I learned a new word last week: “senescence.” It means growing old, the gradual loss of your cell’s abilities to accurately copy themselves. It’s the opposite of adolescence. I also learned last week my hearing and eyesight peaked around 20, and it’s all downhill from there.

Youth is wasted on the self-hating. While my eyesight and hearing were peaking I was going to my state university, letting frat boys call me fat, getting tanked as often as I could. Looking back I was beautiful in that 20 year old way- what is it about that unmarked, plump, radiant 20 year old skin? And like most twenty year old women I walked around the world like my whole self consituted one big defect.

I can’t think about adolescence without thinking about my breasts. I got them in a hurry- the summer between my eighth grade at a coed middle school and my ninth grade at an all girl’s school. They came streaked with red stretchmarks, the nipples hung down to the ground. They were nothing like the breasts I had seen on my Barbie dolls, in the pages of Cosmopolitan, on tv, and especially nothing like the taut balloons in the store displays at my local Victoria’s Secret.

Something big died when I got my breasts. Men, of course, started yelling at me on the street in a way they hadn’t before. I developed a rounded hunch. My dad stopped hugging me. Gym class was now embarassing- they are large enough only the most industrial bra can reduce the wild movement that is their natural way. But also, they weren’t good breasts. They weren’t good enough to ever let a man see. They had come in wrong.

I fantasized about cutting them off almost immediately. I wouldn’t meet a trans guy until college. When I met him my first thought was “I am so jealous he got to cut his breasts off.”

When I was 18 I told my first boyfriend I wanted a breast lift. He had grown up on the same pictures of breasts I had, he had a stack of Playboys in his bathroom, and he moved the skin of one of my breasts up and peered at it, to get a look at the potential there. I swear to you he had a good heart. Once he showed me a picture of one of the women in Playboy and said when I wasn’t around she was who he jacked off to, because she looked like me. I looked at that picture for a long time. My body looked like a couple of bags of milk stacked on top of eachother, her body was the lithe , long-limbed, tan with taut balloons body that a woman who could be in Playboy would have. She had a friendly face and a nice smile.

Men stare at my breasts a lot. I feel numb in response. I walk away if I can. It is such a head trip to both not be able to control being looked at and still feel like my naked breasts would be a disappointment, that they are still wrong, that a man couldn’t desire or love them.

When I went to fest I thought I’d wear a bra or shirt the whole time. What an amazing thing, to see big heavy breasts, nipples pointing low, and to see women carrying those breasts like they were signifiers of status, of being an elder, a visible sign they were one of the women who had built this Fest. I wondered how different being a teenager and a young woman would have been for me if I hadn’t had the idea that my breasts didn’t look like they should, didn’t measure up. I wondered if I had the idea that a breast that points down was a sign of authority what I would have thought about myself when mine came in that way.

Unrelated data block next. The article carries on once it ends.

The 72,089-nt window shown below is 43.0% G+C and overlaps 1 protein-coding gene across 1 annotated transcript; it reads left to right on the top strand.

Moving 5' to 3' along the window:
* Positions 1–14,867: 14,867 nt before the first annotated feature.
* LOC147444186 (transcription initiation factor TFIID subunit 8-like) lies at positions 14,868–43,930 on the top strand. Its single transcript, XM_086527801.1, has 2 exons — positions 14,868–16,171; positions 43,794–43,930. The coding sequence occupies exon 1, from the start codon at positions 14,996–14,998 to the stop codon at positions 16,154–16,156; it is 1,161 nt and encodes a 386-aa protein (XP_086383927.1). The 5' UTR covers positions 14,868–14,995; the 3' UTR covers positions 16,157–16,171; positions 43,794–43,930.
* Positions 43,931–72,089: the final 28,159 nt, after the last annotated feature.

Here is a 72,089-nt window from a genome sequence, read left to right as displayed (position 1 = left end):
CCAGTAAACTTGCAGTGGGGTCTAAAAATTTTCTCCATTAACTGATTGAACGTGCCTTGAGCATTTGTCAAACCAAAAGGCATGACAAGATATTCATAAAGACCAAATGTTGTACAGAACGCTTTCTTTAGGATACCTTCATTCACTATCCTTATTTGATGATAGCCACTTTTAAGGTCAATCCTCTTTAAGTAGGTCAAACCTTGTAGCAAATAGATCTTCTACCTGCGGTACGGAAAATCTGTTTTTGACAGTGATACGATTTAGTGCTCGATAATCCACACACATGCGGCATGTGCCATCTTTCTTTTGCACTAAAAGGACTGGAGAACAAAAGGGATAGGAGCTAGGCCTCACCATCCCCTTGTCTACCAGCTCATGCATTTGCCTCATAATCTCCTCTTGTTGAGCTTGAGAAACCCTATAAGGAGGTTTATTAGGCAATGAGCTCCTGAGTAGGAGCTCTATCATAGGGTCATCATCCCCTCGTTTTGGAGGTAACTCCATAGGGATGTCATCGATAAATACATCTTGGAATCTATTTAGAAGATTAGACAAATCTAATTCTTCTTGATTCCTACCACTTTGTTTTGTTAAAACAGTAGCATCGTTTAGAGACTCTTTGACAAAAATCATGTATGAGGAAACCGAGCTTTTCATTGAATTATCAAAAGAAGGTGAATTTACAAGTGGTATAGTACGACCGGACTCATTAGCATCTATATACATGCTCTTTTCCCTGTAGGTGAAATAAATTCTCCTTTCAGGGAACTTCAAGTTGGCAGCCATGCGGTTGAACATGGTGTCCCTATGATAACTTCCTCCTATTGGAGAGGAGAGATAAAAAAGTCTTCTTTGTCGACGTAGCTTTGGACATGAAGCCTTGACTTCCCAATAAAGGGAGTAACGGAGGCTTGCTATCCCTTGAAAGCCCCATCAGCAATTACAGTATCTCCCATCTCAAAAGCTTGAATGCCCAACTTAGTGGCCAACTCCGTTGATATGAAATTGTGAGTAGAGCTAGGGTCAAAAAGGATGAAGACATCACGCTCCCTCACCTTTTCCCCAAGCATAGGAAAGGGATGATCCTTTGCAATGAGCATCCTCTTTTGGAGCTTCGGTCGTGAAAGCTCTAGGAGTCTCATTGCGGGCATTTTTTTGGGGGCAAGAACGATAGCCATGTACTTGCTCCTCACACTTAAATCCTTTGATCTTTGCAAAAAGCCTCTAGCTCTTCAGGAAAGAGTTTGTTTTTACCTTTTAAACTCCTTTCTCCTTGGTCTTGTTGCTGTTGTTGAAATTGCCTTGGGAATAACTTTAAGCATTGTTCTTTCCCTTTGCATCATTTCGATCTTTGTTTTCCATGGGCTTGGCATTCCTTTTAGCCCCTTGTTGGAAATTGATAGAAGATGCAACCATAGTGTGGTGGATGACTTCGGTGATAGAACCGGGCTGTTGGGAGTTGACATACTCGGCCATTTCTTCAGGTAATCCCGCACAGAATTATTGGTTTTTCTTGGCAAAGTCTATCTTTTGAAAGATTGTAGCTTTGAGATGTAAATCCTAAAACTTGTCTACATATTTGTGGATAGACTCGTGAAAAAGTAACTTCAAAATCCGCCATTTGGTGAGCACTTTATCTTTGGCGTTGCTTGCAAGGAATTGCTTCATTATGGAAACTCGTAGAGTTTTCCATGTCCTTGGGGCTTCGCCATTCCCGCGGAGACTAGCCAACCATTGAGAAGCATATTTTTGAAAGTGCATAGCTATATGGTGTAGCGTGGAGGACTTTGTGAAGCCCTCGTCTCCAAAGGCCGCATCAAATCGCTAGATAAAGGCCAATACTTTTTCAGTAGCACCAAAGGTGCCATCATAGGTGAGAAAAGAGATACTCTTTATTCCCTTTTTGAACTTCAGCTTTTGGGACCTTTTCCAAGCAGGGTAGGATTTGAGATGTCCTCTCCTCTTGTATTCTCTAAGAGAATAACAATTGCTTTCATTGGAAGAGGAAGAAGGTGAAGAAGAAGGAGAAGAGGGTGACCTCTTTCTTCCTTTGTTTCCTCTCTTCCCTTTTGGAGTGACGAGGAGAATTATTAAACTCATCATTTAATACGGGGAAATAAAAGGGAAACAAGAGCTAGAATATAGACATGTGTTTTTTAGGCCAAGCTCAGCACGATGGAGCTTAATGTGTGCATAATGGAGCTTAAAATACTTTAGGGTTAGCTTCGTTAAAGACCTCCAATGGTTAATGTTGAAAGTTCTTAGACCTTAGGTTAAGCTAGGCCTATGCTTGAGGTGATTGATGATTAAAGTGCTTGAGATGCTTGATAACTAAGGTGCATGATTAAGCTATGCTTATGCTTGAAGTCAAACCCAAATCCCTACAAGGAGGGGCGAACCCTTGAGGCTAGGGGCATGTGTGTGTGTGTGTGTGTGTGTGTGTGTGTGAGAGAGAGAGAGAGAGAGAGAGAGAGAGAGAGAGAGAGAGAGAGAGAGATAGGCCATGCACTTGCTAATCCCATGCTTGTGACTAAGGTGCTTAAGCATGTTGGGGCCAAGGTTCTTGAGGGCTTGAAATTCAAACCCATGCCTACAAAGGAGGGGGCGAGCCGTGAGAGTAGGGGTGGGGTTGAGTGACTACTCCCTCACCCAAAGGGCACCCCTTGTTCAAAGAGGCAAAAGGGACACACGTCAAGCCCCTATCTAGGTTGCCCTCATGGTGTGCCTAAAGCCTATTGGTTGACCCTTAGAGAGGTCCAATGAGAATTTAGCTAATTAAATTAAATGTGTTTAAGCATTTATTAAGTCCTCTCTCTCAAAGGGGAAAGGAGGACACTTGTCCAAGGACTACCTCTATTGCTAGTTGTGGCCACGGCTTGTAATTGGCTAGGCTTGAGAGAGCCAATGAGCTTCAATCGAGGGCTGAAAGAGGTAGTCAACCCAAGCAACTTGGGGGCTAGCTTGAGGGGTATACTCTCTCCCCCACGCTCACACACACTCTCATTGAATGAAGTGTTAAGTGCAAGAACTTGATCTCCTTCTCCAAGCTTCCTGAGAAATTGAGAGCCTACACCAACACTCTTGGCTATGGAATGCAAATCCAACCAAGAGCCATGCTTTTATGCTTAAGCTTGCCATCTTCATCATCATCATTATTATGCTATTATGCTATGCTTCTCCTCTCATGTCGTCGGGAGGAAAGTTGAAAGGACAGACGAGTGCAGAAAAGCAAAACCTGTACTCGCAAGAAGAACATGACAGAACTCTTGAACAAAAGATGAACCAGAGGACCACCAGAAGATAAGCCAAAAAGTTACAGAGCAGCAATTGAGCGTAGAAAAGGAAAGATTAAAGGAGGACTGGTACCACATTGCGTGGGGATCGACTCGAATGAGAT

Now I’m senescing. I won’t ever have an adolescence where the spectre of shame isn’t making my shoulders round. Once someone suggested to me I should be submitting my writing to places that get new writers buzz, such as Penthouse. I heard “Pen House” when she said that because I couldn’t believe someone could read my writing and think I wasn’t furious at magazines like that. It’s not that I think women shouldn’t pose naked, or that men shouldn’t want to see naked women. It’s that those magazines train us, men and women, to see a few women’s bodies as correct, and most women’s bodies as incorrect, and I was trained to think I had an incorrect one. And that wasn’t fair for me to have to deal with at 13. It wasn’t ok that that trip was laid on me. It’s not fair now either. At least these days I’m a woman and not a little kid, so I know to be angry.

This body I inherited from thousands of my grandma’s, this body that they gave birth to me through during famines and wars and plagues, these breasts that kept babies fed when the world seemed to be ending, these heavy thighs, these heavy breasts, they aren’t shaped in a way that would make Hefner or Flynt any richer, but they are my inheritance. They are older than magazines or money or Victoria’s Secret window displays. Some grand-daughter of mine will walk around with them generations after we have forgotten about money and bras and emerging writers. They are the riches I can give her. She will be perfectly correct.

2 thoughts on “Correct”

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